Consumer Financial Protection Bureau Announces New Rules Governing Debt Collection

Get to Know the New Rules 

By: James McDonough

On July 28, 2016 the CFPB (Consumer Financial Protection Bureau) announced its new debt collection rules which focus on additional requirements for debt collectors to prove their debt, especially in the context of requesting a default judgment. 

The CFPB is a supervisory regulatory enforcement authority over various consumer financial services and laws including: 

  1. debt collection
  2. credit reporting 
  3. mortgage services
  4. private student loan lender and servicers
  5. pay-day lenders and others

One of the problems that is meant to be addressed by the new rules is the large volume of default judgments issued against consumers. It is thought many consumers may not understand their rights and fail to file a responsive pleading to a lawsuit. The new CFPB rules force debt-collectors to provide consumers with better information about the debt in question, substantiate their claim before filing suit, disclose the possibility of litigation, and the implication of the default judgment. 

Many of these rules are directed at so called ‘debt buyers’ who file large volume of lawsuits often based on incomplete information regarding the debt in question, and then obtain a default judgment against the consumer. Over the past decade, the court system and government regulators have seen a huge increase in so-called “junk debt”, meaning unsubstantiated debt claims that are sold and resold by multiple players in the collection industry.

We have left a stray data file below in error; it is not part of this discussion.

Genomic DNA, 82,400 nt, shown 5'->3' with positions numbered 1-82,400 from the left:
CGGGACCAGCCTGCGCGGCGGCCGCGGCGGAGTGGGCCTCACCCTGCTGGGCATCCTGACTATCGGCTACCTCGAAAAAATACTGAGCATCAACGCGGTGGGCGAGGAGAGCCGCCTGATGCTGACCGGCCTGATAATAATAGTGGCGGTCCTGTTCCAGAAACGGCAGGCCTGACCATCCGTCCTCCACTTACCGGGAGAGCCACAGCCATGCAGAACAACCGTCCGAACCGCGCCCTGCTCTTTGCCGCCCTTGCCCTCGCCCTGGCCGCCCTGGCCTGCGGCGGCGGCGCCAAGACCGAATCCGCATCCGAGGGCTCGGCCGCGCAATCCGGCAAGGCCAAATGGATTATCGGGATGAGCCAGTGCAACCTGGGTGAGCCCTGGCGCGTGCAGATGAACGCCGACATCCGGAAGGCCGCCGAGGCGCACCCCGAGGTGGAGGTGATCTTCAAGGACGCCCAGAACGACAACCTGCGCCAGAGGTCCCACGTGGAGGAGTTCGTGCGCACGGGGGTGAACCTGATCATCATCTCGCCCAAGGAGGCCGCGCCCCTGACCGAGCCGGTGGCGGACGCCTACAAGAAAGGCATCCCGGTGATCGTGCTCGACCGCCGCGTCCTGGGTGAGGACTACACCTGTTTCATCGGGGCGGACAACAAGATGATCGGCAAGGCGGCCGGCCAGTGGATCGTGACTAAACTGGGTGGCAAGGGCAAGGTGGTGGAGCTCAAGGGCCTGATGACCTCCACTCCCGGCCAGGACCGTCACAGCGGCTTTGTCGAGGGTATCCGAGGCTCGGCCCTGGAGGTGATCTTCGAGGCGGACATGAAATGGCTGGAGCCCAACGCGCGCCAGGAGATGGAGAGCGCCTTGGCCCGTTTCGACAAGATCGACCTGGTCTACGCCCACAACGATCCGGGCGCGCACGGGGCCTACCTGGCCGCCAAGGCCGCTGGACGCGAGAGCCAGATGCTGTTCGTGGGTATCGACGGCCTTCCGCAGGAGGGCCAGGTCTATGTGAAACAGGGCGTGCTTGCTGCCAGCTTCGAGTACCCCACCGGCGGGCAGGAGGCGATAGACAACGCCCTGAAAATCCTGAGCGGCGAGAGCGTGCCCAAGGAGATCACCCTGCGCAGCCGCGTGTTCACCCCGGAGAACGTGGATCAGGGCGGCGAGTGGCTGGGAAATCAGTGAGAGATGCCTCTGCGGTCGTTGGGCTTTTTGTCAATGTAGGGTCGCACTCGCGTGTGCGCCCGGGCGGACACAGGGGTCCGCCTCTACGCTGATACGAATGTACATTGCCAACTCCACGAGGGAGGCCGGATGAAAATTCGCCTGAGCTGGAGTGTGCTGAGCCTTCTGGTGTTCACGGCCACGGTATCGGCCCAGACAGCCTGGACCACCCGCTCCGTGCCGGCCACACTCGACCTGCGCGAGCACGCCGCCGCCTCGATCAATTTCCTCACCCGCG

The concern is that many of these default judgments are being obtained for unsubstantiated or unproven amounts, and some of them are even obtained against the incorrect person or on debts for which the enforcement period has already expired. The goal is to require the debt-collector to provide more information to the consumer, and provide higher evidentiary standards for proof of the amount and validity of the debt. 

Although the specifics have not yet been promulgated, the following are the fundamental changes that are being addressed: 

  1. Debt collectors would be forced to substantiate debts prior to any communication with consumers;
  2. Collectors would be required to provide a “litigation” disclosure explaining that a court could enter a default judgment against the consumer if he/she fails to respond in court;
  3. Collectors would be prohibited from filing suit or threating litigation involving time barred debts; 
  4. Limitations would be placed on state “revival statutes” which allow the collect or to reset and extend the statute of limitations where borrowers make a payment or acknowledge their debt in writing;
  5. These changes only apply at this time the consumer debt and not commercial debt.  

Similar to the Fair Debt Collection Practice Act, a debt collector is defined as a Third-Party that is collecting the debt of another creditor. Currently, the new CFPB rules do not apply to creditors who are collecting their own debts. The new rules will apply to attorneys collecting their client’s debts. 

It is expected that these rules may eventually apply to the requirements for creditors collecting their own debts. This would include higher standards for demand letters, bankruptcy proofs of claims, and claims filed in descendant’s estates. It should also add requirements for the seller of the debt, not just the debt buyer, to take affirmative steps to check their records for accuracy.

Tips for creditors: 

  1. Maintain detailed consumer billing records and full pay histories; 
  2. Be prepared to furnish your attorney or often debt collector with additional documents to prove your balance due; 
  3. If you sell a consumer claim to a debt buyer, be able to provide adequate documentation;
  4. There may be additional collection delays while the consumer has more options to dispute the debt.